When the weather gets colder and winter flurries force your family indoors, it’s easy to understand why your children might not seem as spirited as usual. This change in mood could actually be a case of Seasonal Affective Disorder (SAD).
Each year, more than 1 million children and adolescents suffer from Seasonal Affective Disorder, also known as the winter blues, a subtype of depression that follows a seasonal pattern, according to the American Academy of Pediatrics (AAP). Sufferers of SAD usually experience symptoms in the winter and fall; however, symptoms can occur in the spring and summer too.
Symptoms of SAD:
- Become sad because of the shortening days
- Weight gain
- Withdrawal from social activity
- Experience feelings of low self-worth and hopelessness
- Struggle with school work
It is estimated that 10 to 20 percent of children and adolescents develop mild SAD symptoms as winter begins and the symptoms can worsen as winter progresses.
There is no known cause of SAD, however some researchers found it may be influenced by a disruption in a person’s circadian rhythm, or the body’s natural cycle of waking and sleeping. In the winter, there is less sunlight, which plays a role in the brain’s production of melatonin and serotonin. So, SAD could be caused by the body’s over production of melatonin, which encourages sleep, and under production of serotonin, which fights depression.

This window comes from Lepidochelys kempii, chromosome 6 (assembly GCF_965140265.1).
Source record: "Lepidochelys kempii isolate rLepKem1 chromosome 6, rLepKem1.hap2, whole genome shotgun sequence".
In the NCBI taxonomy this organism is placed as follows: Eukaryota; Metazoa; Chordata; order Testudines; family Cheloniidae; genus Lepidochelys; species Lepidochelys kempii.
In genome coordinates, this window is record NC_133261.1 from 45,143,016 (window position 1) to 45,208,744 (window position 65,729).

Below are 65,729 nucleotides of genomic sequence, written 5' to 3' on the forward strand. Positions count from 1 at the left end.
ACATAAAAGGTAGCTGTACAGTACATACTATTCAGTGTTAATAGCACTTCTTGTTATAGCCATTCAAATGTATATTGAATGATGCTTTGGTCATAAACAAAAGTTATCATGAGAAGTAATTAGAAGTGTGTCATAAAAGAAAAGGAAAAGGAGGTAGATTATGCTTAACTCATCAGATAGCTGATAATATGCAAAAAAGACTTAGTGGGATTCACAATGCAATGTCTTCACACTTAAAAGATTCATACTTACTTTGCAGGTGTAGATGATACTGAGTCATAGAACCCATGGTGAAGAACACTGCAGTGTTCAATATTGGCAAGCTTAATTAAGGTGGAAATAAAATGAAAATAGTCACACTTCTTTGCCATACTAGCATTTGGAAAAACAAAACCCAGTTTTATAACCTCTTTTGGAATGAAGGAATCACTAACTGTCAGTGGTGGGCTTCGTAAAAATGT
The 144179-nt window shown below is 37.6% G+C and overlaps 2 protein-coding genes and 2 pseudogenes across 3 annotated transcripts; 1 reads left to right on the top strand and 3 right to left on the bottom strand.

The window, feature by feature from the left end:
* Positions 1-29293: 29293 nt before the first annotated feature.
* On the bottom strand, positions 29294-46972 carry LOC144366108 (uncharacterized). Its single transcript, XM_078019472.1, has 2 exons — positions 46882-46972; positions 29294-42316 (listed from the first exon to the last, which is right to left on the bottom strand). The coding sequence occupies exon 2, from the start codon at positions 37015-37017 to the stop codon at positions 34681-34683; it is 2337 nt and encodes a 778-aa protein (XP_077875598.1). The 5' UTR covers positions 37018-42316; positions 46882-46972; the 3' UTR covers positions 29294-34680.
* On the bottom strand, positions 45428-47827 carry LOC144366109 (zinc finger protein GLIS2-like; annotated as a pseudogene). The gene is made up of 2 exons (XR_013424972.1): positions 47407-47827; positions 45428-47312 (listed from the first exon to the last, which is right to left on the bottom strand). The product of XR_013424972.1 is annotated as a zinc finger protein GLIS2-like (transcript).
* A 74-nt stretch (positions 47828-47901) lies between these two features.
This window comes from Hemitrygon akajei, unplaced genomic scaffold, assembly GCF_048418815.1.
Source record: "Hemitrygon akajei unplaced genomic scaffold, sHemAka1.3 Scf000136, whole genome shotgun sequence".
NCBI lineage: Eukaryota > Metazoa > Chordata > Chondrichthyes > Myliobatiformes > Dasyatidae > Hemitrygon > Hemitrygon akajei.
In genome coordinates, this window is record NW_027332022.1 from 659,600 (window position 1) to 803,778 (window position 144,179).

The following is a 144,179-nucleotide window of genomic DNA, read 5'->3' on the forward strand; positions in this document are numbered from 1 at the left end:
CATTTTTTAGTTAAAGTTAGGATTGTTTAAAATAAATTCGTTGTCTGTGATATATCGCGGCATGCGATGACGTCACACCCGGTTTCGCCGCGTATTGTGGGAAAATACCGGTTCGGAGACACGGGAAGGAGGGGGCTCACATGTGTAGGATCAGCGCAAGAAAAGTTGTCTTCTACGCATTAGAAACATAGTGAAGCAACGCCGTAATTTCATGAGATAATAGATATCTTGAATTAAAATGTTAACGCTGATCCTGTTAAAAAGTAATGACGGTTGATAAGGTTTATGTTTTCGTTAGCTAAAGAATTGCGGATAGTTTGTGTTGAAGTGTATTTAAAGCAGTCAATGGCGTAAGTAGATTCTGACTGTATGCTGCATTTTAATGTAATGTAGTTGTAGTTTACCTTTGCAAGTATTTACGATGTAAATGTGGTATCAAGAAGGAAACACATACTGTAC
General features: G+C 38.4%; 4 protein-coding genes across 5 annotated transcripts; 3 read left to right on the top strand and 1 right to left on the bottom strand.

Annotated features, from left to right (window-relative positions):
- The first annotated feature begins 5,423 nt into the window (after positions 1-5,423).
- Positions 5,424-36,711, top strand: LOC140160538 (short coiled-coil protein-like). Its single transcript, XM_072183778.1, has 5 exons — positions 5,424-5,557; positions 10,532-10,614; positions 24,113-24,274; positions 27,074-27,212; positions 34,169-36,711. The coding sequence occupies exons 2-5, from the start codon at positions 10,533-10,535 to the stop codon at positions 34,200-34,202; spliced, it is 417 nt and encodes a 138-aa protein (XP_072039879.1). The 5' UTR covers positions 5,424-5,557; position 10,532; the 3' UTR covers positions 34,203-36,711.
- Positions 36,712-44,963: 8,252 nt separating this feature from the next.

Diagnosing SAD involves medical exams to rule out other possible symptom causes, like hypothyroidism or hypoglycemia, but treating moderate SAD can be simple.
- Spend time outside every day
- Open window shades in the home
- Exercise regularly and eat a healthy diet that is low in simple carbohydrates and high in vegetables, fruit, and whole grains
- Use a “dawn simulator” to gradually turn light on in the bedroom to trick your body into thinking the sunrise is earlier
“For some people with SAD, behavioral modifications may not be enough and they need to be treated for major depression with therapy and or medications,” said Adelaide Robb, MD, Chief of the Division of Psychology and Behavioral Health.
For more information, search clinicaltrials.gov under Depression and Washington, DC.